by Sidra Mazhar
|Women returning from fields after a hard day's work|
Photo credit: Flickr/Khalid Mir
Agricultural practices and interventions affects nutrition of women, children and the entire household through various pathways and it is interesting to note that women empowerment, though much neglected, has a significant role to play when it comes to improving nutrition. To understand this link, I recently attended a webinar on “Women’s nutrition through an empowerment lens” organized by Leverhulme Centre for Integrative Research on Agriculture and Health (LCIRAH) and Innovative Methods and Metrics for Agriculture and Nutrition Actions (IMMANA). The webinar explored the impact of women empowerment on women’s and their children’s nutrition. It detailed the effects of women empowerment in livestock-focused-agriculture followed by an investigation of women empowerment in nutrition index.
Although an extremely important buzzword in the development landscape today, it is interesting to note that there is no consensus on the exact definition of the term women empowerment. There do exist a few indicators however that may help us assess our progress but these indicators are not universal and differ across countries and cultures. There are various components of women empowerment, which includes human resources, such as natural resources and financial resources; agency, which encompasses decision making in actions along with attitudes; and viewpoints and achievements, which explores women’s own health and nutrition. The Demographic and Health Survey (DHS) also includes questions regarding women empowerment in its questionnaires to conduct a three factor analysis, with the three key factors being possession of assets by women, autonomy in decision making, and justification towards wife beating.
Previously, there have been various studies which have explored the agricultural pathways to nutrition in different ways, with one popular approach being assessing how the agricultural produce affects food and income available at the household level. However without bringing the notion of women empowerment into the equation, this agricultural pathway could not be considered satisfactory unless women are empowered and actively engaged in decision making- only then can they make better choices regarding use of income for food, time use, and care for themselves and their energy expenditure. The benefit of studying livestock-focused-agriculture and value chains is that livestock provides a main source of asset control and household nutrition. Empowerment is important in this field because women are mostly disadvantaged and marginalized.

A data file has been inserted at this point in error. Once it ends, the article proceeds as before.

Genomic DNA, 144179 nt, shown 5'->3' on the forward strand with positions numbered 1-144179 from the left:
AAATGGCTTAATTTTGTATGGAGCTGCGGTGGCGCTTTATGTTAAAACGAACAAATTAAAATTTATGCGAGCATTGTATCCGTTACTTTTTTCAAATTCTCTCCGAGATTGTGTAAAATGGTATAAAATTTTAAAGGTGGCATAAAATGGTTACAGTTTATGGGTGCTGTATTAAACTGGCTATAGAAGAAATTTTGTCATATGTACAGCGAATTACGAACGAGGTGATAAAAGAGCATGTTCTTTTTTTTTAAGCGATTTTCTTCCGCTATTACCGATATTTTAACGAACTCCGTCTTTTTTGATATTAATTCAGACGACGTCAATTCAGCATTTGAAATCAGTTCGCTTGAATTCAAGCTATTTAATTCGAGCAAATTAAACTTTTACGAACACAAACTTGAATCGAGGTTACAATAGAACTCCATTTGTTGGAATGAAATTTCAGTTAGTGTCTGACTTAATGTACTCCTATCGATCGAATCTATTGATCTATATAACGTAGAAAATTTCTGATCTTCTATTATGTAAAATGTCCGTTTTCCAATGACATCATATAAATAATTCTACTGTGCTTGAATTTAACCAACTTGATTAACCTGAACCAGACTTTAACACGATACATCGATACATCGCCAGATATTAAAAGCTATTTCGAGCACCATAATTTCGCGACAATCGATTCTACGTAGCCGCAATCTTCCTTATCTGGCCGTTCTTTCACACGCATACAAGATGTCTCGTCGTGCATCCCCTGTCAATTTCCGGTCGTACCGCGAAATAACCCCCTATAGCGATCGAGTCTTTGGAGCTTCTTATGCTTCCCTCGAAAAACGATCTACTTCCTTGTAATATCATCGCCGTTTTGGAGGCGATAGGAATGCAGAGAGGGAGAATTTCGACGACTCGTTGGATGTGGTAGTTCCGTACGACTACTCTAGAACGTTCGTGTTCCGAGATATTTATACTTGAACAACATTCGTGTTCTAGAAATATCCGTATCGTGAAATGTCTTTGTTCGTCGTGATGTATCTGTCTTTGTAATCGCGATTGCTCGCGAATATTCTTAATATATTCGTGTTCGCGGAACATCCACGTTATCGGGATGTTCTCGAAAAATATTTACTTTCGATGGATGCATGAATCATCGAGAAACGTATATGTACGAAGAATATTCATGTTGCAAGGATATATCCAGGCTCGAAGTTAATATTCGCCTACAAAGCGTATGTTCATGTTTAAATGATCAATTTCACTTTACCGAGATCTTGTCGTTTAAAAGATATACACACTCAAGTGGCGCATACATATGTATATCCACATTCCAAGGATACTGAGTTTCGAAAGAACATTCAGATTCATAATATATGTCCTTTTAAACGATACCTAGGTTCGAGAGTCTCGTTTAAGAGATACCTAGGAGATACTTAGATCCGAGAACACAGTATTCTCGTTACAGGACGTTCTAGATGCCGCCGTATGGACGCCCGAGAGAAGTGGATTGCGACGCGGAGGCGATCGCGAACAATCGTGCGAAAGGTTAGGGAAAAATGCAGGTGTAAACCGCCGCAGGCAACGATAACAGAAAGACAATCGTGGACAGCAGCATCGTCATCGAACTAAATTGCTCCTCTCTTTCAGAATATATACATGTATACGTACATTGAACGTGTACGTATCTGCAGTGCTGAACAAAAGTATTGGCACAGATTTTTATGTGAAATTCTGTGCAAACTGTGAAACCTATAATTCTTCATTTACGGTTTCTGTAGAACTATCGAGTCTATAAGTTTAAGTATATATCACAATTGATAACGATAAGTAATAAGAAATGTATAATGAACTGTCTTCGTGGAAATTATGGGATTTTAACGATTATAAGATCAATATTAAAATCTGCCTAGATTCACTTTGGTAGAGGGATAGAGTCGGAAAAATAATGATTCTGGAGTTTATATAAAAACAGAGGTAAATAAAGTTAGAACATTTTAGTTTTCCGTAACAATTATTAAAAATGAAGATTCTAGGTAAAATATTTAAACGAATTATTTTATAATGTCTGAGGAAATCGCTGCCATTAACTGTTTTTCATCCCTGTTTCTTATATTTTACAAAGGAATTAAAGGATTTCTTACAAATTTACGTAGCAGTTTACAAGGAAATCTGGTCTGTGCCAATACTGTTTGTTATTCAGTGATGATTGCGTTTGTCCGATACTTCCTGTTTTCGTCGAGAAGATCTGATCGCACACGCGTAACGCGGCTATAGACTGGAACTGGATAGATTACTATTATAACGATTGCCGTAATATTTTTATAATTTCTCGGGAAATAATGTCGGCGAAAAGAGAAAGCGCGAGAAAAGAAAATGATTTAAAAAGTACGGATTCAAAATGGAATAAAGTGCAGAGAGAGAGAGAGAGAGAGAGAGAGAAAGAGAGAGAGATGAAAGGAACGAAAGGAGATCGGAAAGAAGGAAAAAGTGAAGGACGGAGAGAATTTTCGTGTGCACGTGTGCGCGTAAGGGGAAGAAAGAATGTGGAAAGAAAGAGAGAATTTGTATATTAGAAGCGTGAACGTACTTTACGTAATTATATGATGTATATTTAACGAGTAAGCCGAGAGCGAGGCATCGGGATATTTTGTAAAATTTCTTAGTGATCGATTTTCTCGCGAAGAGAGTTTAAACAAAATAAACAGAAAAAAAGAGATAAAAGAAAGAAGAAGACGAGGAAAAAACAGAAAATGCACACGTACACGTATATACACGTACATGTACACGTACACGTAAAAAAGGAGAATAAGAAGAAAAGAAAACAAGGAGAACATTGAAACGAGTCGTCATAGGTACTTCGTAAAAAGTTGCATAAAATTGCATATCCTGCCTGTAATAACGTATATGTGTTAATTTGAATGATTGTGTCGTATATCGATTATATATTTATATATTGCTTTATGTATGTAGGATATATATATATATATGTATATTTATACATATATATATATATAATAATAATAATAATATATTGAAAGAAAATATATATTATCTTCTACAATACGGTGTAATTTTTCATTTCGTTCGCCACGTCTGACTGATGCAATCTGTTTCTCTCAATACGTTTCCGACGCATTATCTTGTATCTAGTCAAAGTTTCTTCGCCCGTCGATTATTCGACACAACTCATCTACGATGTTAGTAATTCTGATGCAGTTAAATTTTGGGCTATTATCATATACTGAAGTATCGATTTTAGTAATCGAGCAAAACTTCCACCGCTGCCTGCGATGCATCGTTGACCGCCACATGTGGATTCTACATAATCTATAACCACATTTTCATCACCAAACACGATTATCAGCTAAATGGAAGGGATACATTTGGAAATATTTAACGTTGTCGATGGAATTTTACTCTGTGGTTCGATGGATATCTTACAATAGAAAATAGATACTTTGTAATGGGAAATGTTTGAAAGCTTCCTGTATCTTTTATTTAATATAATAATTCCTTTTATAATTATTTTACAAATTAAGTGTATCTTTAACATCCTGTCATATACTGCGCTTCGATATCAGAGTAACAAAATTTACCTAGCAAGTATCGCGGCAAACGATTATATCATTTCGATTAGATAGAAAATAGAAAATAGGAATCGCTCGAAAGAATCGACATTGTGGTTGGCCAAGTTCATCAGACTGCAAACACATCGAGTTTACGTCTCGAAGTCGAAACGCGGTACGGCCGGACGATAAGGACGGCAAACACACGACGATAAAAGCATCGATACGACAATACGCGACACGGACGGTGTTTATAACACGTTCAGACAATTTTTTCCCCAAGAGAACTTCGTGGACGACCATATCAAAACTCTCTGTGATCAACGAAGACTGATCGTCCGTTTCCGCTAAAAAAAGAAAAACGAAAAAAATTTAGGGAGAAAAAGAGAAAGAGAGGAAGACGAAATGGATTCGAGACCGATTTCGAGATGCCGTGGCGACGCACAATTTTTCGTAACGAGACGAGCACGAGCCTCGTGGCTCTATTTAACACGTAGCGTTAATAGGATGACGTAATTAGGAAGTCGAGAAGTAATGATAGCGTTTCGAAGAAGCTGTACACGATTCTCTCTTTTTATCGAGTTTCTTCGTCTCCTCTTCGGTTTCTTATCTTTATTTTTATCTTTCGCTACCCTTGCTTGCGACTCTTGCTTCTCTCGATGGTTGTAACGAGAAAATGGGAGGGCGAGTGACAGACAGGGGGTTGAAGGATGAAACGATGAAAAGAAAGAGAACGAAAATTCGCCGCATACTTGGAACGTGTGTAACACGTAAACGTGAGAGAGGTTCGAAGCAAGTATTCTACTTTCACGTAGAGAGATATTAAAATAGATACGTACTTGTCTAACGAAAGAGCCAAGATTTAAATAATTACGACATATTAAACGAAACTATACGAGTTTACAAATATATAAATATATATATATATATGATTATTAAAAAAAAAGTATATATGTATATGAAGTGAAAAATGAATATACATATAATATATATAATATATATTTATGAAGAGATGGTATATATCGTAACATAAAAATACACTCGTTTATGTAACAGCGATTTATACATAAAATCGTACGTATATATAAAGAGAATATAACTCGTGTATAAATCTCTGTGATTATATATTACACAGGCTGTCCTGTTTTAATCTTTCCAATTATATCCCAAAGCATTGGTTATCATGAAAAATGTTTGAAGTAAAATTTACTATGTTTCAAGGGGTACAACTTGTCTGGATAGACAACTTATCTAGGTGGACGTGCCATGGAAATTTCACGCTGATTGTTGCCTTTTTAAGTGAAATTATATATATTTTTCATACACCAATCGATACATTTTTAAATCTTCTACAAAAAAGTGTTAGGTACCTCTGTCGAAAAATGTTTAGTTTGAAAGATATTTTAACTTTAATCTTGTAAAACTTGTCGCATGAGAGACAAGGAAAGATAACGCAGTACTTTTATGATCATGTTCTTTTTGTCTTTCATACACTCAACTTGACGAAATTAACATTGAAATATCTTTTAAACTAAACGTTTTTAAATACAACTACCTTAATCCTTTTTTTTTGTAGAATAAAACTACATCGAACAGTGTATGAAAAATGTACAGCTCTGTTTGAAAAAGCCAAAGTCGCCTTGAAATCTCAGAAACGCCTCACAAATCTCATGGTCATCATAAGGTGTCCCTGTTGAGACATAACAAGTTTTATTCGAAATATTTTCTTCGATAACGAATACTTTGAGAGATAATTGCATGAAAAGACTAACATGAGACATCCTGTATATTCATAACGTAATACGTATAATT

It is important to study the factors affecting nutritional empowerment and the nutrition of women and children themselves and measures such as women empowerment in nutrition index (WENI) help us do so. WENI is a new metric being developed which aims to enhance our understanding of the drivers of nutritional outcomes. The indicator mainly takes into account the capacity for a woman, along with her children, to be fed properly. Not only that, women must also have significant authority as far as practices related to household nutrition are concerned and should receive ample support in implementing these practices.
This pathway of improving nutrition through women empowerment is especially noteworthy as far as Pakistan is concerned as evidence suggests that the livestock sub-sector has emerged as a major driver of agricultural growth. Since women carry out a major part of agricultural activities in Pakistan- in fact LANSA research shows that certain activities especially cotton picking and livestock rearing are considered 'women-only work'- women empowerment in agricultural-based work is likely to have significant impact on women’s and children’s health. However, the policy linkages between agriculture and nutrition are currently weak and need further study. While researchers and policy makers further explore this pathway, it will be important to study the aspect of women empowerment to conduct a more comprehensive analysis. After all, if women cannot choose when to rest, what to eat and what to do with their income, then certainly their health and the health of their child cannot be improved effectively.